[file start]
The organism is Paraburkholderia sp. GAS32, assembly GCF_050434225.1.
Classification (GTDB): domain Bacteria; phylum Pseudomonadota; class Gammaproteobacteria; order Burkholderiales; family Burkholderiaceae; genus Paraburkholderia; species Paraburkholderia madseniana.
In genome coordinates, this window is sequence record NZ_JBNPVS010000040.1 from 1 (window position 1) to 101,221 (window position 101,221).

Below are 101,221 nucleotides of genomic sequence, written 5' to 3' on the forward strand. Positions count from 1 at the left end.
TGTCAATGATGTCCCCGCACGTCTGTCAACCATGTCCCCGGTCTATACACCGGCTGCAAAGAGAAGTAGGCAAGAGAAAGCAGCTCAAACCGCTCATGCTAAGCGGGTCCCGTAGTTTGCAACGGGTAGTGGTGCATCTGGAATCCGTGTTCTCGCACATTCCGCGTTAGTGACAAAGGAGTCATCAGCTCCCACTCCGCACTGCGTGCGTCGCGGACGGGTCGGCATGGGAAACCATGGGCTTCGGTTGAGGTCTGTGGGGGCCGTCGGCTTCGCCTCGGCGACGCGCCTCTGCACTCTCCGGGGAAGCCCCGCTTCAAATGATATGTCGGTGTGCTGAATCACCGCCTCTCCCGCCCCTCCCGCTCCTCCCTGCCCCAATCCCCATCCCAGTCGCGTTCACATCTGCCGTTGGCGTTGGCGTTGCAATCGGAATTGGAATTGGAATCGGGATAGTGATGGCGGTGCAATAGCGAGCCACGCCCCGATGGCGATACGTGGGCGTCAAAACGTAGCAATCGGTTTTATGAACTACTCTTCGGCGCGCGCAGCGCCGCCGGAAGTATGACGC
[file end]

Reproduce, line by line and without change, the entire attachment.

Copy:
The organism is Paraburkholderia sp. GAS32, assembly GCF_050434225.1.
Classification (GTDB): domain Bacteria; phylum Pseudomonadota; class Gammaproteobacteria; order Burkholderiales; family Burkholderiaceae; genus Paraburkholderia; species Paraburkholderia madseniana.
In genome coordinates, this window is sequence record NZ_JBNPVS010000040.1 from 1 (window position 1) to 101,221 (window position 101,221).

Below are 101,221 nucleotides of genomic sequence, written 5' to 3' on the forward strand. Positions count from 1 at the left end.
TGTCAATGATGTCCCCGCACGTCTGTCAACCATGTCCCCGGTCTATACACCGGCTGCAAAGAGAAGTAGGCAAGAGAAAGCAGCTCAAACCGCTCATGCTAAGCGGGTCCCGTAGTTTGCAACGGGTAGTGGTGCATCTGGAATCCGTGTTCTCGCACATTCCGCGTTAGTGACAAAGGAGTCATCAGCTCCCACTCCGCACTGCGTGCGTCGCGGACGGGTCGGCATGGGAAACCATGGGCTTCGGTTGAGGTCTGTGGGGGCCGTCGGCTTCGCCTCGGCGACGCGCCTCTGCACTCTCCGGGGAAGCCCCGCTTCAAATGATATGTCGGTGTGCTGAATCACCGCCTCTCCCGCCCCTCCCGCTCCTCCCTGCCCCAATCCCCATCCCAGTCGCGTTCACATCTGCCGTTGGCGTTGGCGTTGCAATCGGAATTGGAATTGGAATCGGGATAGTGATGGCGGTGCAATAGCGAGCCACGCCCCGATGGCGATACGTGGGCGTCAAAACGTAGCAATCGGTTTTATGAACTACTCTTCGGCGCGCGCAGCGCCGCCGGAAGTATGACGC